INFLUENCES AND CONTEXT

 

  • Generative Art

  • Rule/System Based Art

  • Hilma Af Klint

  • Sonia Delaunay

  • Katrina Blannin

  • Gunta Stolzl

  • Bauhaus Manifesto

  • Biggs and Collings

  • Owen Jones - The Grammar of Ornament

  • Adolf Loos - Ornament and Crime

  • Charlotte Perkins Gilman - The Yellow Wallpaper

  • Frantisek Kupka

  • Sonia Delaunay

Unit III

Hyper-Pattern

 

Messy, Mirrors and the 3D

Unit II

Unit I

ORder versus Chaos

 
 

At this point in time, [I had come straight from BA Painting] I was happy with my core practice, I liked the work it was producing and the ideas that I was using, the evaluation of decoration/ornamentation [and all that it encompasses] in art. However I was stuck in a rut when it came to the type of work that I was making. There were no great developments apart from the style of design used and the materials. My work was typically a circular board with a tessellation made from no more than 6 different types of materials, although many colours were used.

 

Geometry is an integral part of my work and has been used by many artists before me in many different ways. Sonia Delaunay, 'the woman who made colour dance' [according to The Guardian], used geometry as a major component of her work. Sonia Delaunay was the main protagonist [along with Robert Delaunay] of the Orphism movement. Her use of contrasting colours and smooth transitions between forms is structured by geometry and she was not the only one to do this. Sarah Morris, Katrina Blannin, Anni Albers and Hilma af Klint all use strong colours controlled by geometric forms. In using the geometric patterns the works also take on a tessellation aspect.

The repetition in my work stems from the fact that in any pattern, symmetrical or not, will have the same shape repeated in some way, shape or form. Lisa Milroy repeats whole pieces in her work, whether it is shoes or handbags. Biggs and Collings have the same simple shape repeated over an entire work, this then creates the pattern. Agnes Martin commonly used a grid in her work.

 

I was now considering Systems Art and Generative Art, Marlow Moss, Jean Spencer. Zombie Formalism / Crapstraction. After Constructionism by Brandon Taylor. Also the technical side of making; using Plywood / Perspex instead of MDF boards, have a split baton on the back of each board [for stability and accuracy] and using a conservation grade glue - Lascaux Acrylic Glue - mainly because of yellowing that occurs due to acid in some glues, degrading my fabric and materials over time.

 

Generative Art as it is now called uses or is created with autonomous system. Sol LeWitt's list of rules is the style that I favour. His uses of geometric shapes and detailed lines hark to my patterns. But the fact that they are usually made directly onto the wall link to Richard Wright.

 

I knew that I wanted to change my style of work, not the research behind it but its physical makings. I knew which ideas were important to me Ornamentation, Rules and Circles, and I knew what I was willing to bend on Geometry [specifically the line dividing the materials].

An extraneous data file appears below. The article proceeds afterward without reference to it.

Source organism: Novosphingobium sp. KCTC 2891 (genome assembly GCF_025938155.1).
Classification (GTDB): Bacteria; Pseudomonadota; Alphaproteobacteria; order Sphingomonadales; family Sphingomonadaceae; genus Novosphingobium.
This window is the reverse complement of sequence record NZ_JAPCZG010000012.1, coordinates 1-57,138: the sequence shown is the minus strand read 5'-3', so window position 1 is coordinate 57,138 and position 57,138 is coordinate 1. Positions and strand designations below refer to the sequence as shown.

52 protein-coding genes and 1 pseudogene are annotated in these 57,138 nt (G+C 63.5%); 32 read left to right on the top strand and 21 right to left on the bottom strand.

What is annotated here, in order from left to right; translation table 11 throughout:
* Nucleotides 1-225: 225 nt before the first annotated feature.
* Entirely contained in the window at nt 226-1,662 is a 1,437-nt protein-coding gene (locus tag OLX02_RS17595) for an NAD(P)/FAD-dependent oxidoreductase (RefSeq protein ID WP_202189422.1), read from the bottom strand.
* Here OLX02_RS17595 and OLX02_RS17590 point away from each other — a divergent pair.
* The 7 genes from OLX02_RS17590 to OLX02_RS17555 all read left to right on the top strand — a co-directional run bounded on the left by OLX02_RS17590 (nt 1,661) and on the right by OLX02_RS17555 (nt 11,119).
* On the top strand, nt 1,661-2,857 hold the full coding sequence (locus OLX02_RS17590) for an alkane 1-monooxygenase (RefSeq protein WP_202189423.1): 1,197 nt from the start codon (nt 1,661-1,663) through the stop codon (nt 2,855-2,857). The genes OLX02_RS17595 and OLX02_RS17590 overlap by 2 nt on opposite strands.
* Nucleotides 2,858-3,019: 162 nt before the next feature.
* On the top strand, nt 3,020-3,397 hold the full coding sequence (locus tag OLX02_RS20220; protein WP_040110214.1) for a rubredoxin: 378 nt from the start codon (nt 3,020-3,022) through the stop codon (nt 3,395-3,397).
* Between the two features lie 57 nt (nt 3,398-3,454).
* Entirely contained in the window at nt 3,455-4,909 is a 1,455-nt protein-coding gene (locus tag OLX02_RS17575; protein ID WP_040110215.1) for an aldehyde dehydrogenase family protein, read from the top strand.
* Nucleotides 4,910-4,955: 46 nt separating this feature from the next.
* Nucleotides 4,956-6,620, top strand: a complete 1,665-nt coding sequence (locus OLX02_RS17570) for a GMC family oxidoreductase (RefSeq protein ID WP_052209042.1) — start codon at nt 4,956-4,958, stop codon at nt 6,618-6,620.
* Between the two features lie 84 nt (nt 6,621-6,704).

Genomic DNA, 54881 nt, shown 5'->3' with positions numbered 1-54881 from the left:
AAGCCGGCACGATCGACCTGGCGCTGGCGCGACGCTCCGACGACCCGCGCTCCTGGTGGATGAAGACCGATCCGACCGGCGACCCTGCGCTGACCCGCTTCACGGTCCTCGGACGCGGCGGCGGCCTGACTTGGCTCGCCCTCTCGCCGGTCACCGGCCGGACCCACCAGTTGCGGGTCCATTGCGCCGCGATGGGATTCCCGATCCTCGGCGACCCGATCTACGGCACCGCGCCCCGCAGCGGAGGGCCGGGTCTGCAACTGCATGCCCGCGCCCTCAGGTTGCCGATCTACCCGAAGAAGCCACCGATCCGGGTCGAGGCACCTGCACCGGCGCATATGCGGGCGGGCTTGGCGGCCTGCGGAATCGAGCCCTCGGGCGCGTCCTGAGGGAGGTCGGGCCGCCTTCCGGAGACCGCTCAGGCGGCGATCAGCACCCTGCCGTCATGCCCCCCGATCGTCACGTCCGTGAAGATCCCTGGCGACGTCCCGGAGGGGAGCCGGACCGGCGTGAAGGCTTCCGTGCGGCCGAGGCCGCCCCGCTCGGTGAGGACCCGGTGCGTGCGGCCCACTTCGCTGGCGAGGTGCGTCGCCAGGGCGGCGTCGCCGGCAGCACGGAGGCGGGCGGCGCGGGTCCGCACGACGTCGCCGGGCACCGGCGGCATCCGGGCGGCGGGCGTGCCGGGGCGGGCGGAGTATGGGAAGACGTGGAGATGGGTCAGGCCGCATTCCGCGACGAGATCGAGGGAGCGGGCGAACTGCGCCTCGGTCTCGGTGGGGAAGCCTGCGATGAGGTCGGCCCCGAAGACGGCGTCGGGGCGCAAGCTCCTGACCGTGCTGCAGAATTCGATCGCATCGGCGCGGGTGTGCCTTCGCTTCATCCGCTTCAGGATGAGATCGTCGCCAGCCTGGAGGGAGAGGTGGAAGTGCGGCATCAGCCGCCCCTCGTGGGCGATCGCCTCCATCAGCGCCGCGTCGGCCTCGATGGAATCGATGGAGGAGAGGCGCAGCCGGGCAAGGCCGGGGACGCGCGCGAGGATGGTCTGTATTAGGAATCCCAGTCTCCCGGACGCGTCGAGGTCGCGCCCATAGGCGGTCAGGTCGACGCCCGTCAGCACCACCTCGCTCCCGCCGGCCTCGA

This led me to remove the geometry from the making equation, the lines that separate the materials, the underlying pattern. This decision meant that there was no boundary between materials they can intermingle. In terms of physical aspects I kept the Circular Shape, Colours, Materials and Textures.

With my work now a step removed from geometry, I was looking into 'chaos'. For me the natural opposite to order - geometry.  I was already looking at fractals as part of my work and the kaleidoscope and these both stem from Chaos Theory. From chaos theory I jumped into Nebulas as they had a chaotic-ness to them and I wanted something to inform the ornamentation on a working piece. This led me into thinking of the work as a landscape of space. So I started looking at nebulas - Carina, Lagoon, Tarantula… . These then informed the placement of materials.

 

The ideas I drew from this type of work were that they were a type of landscape [when seen flat, not on wall], they looked as if they were ways into a different worlds, portholes. They were chaotic in their appearance compared to my other work, even though there were rules still involved. But I started looking at a lot more visual sources compared with the geometric pieces. The word landscapes kept echoing for me and the idea that they were from a different world, so I looked into Nebulas and astronomy.

Loos Haus

Loos Haus

Sonia Delaunay

Sonia Delaunay

Lothar Goetz

Lothar Goetz

Lothar Goetz

Lothar Goetz

Vassily Kandinsky

Vassily Kandinsky

Biggs and Collings

Biggs and Collings

Richard Wright

Richard Wright

Technicolour Cocktail

Technicolour Cocktail

Acrylic, Artex, Cotton, Enamel and Ink on Board 700mm dia.

Azure Forest

Azure Forest

Acrylic, Artex, Cotton, Enamel and Ink on Board 500mm dia.

Lemon Spring

Lemon Spring

Acrylic, Artex, Cotton, Enamel and Ink on Board 500mm dia.

Electric Cyan

Electric Cyan

Acrylic, Artex, Cotton, Enamel and Ink on Board 300mm dia.

Damson Dream

Damson Dream

Acrylic, Artex, Cotton, Enamel and Ink on Board 300mm dia.

The paintings I was making in response to the 'chaotic' theme were messy  with no clear direction as they had the materials flung down and then arranged to look somewhat organised. This in complete opposition to the geometric tessellations, and I wanted to make something of these paintings and so started to look more into bacteria in petri dishes. These bacteria are left to do completely their own thing. There is no human involvement, and although when making I would have a hand in this, making there be human involvement, at least that was the idea. Completely autonomous.